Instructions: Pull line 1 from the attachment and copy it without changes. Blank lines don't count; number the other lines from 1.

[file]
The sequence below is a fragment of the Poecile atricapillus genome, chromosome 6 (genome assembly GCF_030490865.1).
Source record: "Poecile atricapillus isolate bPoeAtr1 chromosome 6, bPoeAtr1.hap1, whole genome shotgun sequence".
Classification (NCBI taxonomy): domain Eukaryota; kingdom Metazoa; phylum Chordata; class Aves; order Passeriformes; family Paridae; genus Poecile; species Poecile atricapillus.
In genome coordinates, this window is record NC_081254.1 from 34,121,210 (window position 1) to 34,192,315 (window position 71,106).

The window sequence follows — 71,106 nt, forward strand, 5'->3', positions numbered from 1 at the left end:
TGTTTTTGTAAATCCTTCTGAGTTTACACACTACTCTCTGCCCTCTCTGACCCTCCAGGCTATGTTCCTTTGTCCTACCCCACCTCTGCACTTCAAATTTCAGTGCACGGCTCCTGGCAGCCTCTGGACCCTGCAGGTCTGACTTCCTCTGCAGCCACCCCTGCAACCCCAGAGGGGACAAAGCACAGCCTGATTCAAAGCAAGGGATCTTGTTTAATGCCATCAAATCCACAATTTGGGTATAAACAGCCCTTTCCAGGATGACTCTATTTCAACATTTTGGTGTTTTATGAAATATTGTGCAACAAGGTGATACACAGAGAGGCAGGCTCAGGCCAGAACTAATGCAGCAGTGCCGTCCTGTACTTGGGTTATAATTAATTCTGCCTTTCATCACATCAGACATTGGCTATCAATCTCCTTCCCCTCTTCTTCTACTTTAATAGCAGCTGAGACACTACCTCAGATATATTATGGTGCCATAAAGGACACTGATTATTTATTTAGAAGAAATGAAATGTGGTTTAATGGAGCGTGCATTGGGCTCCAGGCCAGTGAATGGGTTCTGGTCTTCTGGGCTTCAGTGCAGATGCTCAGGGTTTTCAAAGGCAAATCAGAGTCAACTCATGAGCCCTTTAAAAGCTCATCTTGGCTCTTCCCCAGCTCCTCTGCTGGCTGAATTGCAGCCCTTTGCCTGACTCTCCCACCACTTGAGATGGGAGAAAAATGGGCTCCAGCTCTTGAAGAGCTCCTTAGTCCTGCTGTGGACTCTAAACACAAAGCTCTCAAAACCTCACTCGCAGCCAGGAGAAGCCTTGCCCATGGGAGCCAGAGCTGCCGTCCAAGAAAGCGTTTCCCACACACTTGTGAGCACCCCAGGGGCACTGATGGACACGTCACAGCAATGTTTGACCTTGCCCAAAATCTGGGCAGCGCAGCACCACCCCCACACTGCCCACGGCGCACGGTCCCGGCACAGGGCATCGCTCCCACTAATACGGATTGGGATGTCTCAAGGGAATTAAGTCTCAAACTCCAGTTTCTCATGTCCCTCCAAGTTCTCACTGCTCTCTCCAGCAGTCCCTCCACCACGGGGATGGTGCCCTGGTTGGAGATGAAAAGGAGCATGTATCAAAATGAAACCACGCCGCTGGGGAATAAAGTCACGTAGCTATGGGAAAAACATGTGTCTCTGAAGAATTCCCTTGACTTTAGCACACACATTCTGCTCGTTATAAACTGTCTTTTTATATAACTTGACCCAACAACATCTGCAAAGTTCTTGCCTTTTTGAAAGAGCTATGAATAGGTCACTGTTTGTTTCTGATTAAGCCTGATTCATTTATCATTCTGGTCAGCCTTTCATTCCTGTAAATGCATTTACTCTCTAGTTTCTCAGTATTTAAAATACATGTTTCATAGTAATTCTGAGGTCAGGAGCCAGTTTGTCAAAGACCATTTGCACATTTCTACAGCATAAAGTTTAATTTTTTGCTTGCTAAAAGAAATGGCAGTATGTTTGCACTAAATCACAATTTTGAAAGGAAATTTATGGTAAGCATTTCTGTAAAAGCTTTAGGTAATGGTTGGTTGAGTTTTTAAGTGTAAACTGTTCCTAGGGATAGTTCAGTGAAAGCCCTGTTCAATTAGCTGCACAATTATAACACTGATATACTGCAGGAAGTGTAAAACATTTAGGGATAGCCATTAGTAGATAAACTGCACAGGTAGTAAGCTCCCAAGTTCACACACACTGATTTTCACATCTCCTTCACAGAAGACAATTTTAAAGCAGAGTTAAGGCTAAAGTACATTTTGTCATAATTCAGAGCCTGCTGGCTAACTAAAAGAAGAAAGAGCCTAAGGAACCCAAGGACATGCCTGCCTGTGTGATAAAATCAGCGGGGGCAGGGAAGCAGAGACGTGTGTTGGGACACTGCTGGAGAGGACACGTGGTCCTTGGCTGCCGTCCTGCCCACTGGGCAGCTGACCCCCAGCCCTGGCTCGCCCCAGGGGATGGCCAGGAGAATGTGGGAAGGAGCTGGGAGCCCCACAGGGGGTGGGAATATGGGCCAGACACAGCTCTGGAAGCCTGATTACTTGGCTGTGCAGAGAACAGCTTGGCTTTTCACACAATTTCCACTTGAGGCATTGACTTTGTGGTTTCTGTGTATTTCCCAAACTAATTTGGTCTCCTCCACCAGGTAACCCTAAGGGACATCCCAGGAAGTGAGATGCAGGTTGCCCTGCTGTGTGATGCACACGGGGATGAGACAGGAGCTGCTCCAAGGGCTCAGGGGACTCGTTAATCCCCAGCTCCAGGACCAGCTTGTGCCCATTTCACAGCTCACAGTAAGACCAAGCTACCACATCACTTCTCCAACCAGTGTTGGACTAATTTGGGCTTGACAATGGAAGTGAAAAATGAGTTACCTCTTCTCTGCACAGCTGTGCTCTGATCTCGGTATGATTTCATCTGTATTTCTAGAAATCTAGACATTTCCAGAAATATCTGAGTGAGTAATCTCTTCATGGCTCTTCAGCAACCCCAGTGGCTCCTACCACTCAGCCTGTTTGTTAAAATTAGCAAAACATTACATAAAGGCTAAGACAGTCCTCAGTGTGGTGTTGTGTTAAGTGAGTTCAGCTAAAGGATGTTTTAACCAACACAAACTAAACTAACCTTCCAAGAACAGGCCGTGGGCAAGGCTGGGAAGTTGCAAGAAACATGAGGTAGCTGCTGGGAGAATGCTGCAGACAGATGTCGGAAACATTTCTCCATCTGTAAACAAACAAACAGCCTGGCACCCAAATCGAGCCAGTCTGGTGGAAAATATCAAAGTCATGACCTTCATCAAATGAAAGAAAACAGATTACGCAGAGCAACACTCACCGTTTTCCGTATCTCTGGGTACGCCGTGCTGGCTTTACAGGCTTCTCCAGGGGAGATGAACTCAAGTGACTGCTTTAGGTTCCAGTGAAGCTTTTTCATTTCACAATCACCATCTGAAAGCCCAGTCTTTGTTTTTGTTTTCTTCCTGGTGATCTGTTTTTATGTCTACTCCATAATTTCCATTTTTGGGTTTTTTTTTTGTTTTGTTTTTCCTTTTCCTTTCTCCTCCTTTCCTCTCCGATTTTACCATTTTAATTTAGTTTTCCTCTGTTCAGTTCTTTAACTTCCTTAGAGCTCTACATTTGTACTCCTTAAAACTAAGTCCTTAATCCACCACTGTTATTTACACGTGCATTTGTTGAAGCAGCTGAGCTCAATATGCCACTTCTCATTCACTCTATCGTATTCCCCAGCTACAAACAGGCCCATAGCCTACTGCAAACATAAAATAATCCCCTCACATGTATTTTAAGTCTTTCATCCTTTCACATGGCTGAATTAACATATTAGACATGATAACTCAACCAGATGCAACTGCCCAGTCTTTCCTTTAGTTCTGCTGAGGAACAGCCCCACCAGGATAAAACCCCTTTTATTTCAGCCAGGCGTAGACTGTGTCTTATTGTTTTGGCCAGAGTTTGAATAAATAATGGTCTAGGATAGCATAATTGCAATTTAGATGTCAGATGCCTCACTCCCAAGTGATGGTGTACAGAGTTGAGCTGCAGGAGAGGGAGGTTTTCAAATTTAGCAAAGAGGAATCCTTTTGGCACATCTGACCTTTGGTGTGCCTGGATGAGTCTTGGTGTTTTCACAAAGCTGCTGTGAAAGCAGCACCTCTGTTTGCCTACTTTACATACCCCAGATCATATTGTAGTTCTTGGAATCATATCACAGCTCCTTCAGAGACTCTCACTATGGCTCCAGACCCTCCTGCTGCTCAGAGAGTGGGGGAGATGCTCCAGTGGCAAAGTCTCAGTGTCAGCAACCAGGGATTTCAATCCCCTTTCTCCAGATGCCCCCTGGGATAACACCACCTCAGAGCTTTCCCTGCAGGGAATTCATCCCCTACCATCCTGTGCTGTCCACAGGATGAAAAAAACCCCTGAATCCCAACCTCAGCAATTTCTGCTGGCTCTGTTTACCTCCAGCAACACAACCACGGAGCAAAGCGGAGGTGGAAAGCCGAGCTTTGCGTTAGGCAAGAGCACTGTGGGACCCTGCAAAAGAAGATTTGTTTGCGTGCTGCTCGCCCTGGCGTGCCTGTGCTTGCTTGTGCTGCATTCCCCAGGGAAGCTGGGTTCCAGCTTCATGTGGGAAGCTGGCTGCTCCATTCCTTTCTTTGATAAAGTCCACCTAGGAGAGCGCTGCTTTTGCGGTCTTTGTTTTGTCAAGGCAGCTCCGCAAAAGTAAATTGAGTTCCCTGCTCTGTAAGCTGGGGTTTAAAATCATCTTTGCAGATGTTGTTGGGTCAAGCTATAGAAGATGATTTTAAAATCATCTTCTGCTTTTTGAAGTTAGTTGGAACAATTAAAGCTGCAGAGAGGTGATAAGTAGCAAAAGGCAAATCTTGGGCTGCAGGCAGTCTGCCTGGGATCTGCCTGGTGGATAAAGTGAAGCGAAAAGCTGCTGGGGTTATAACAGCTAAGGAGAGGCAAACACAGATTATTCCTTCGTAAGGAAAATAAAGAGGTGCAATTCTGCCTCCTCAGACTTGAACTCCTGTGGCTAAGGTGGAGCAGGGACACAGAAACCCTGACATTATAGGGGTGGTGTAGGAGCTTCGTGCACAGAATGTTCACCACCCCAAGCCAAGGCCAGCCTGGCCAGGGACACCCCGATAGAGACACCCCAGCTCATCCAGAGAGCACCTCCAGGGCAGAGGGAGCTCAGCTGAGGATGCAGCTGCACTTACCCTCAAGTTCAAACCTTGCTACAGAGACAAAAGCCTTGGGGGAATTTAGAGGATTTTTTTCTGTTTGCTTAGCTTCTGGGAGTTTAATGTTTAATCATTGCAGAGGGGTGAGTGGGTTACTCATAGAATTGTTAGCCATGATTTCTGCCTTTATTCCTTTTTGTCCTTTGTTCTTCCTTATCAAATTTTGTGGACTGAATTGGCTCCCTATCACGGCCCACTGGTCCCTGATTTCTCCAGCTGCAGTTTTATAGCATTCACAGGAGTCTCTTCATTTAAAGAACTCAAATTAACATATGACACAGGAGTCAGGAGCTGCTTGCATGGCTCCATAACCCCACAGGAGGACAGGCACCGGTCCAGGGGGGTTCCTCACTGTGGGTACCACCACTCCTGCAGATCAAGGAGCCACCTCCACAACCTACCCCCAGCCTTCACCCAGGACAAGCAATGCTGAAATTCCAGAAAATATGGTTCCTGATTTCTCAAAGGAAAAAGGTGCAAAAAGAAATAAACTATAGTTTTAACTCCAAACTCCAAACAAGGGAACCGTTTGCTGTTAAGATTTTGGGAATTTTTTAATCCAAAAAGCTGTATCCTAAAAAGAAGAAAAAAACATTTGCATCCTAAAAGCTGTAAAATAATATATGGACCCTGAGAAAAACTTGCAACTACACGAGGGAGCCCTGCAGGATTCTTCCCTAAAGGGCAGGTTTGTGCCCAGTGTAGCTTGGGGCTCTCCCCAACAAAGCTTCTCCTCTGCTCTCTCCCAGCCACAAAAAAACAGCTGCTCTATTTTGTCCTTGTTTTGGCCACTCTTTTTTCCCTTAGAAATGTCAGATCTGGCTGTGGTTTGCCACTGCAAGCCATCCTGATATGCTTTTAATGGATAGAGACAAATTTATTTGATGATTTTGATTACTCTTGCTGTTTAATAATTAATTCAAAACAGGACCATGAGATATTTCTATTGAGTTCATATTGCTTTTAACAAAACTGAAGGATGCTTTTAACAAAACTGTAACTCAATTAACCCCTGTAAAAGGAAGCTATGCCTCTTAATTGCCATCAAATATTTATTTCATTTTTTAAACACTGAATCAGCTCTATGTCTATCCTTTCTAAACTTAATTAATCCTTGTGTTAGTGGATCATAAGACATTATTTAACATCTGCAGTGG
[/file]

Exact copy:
The sequence below is a fragment of the Poecile atricapillus genome, chromosome 6 (genome assembly GCF_030490865.1).